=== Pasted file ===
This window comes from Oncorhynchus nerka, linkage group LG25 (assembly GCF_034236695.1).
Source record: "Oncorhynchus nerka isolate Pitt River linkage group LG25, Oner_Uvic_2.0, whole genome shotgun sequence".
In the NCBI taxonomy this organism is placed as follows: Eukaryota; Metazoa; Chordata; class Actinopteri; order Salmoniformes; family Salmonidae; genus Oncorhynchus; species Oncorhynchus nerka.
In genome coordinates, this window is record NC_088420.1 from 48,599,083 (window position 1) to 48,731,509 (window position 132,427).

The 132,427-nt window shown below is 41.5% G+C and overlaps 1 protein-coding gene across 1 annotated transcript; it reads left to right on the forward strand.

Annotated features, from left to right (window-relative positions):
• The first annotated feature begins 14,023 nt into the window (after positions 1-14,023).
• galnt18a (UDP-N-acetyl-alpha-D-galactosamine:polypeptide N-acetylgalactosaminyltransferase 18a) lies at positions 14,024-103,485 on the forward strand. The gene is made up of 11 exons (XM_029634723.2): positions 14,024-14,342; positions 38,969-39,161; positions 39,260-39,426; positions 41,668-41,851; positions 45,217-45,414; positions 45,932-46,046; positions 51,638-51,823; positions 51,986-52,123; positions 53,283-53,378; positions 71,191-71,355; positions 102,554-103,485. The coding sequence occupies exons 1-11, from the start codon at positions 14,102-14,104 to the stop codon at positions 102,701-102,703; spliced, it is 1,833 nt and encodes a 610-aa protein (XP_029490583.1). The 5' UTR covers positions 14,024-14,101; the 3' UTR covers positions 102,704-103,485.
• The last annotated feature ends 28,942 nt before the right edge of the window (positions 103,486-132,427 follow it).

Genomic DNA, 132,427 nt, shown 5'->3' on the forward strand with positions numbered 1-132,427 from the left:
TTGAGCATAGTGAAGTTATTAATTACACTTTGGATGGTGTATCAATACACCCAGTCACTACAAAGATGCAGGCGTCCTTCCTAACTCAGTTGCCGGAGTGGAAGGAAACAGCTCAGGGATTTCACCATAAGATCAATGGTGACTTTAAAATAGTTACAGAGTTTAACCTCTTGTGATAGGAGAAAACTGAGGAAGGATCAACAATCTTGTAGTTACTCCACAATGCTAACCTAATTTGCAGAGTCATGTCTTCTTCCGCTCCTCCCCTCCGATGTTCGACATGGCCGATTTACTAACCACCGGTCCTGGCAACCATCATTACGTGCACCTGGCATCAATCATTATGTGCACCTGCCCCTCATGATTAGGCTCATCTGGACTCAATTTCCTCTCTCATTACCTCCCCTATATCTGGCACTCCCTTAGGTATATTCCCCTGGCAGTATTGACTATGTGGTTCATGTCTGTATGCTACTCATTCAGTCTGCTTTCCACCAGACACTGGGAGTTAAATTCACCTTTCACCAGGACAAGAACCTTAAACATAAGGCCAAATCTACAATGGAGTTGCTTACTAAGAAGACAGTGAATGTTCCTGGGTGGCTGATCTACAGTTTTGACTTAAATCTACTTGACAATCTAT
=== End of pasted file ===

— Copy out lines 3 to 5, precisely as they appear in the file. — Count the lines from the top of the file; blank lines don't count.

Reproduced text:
In the NCBI taxonomy this organism is placed as follows: Eukaryota; Metazoa; Chordata; class Actinopteri; order Salmoniformes; family Salmonidae; genus Oncorhynchus; species Oncorhynchus nerka.
In genome coordinates, this window is record NC_088420.1 from 48,599,083 (window position 1) to 48,731,509 (window position 132,427).

The 132,427-nt window shown below is 41.5% G+C and overlaps 1 protein-coding gene across 1 annotated transcript; it reads left to right on the forward strand.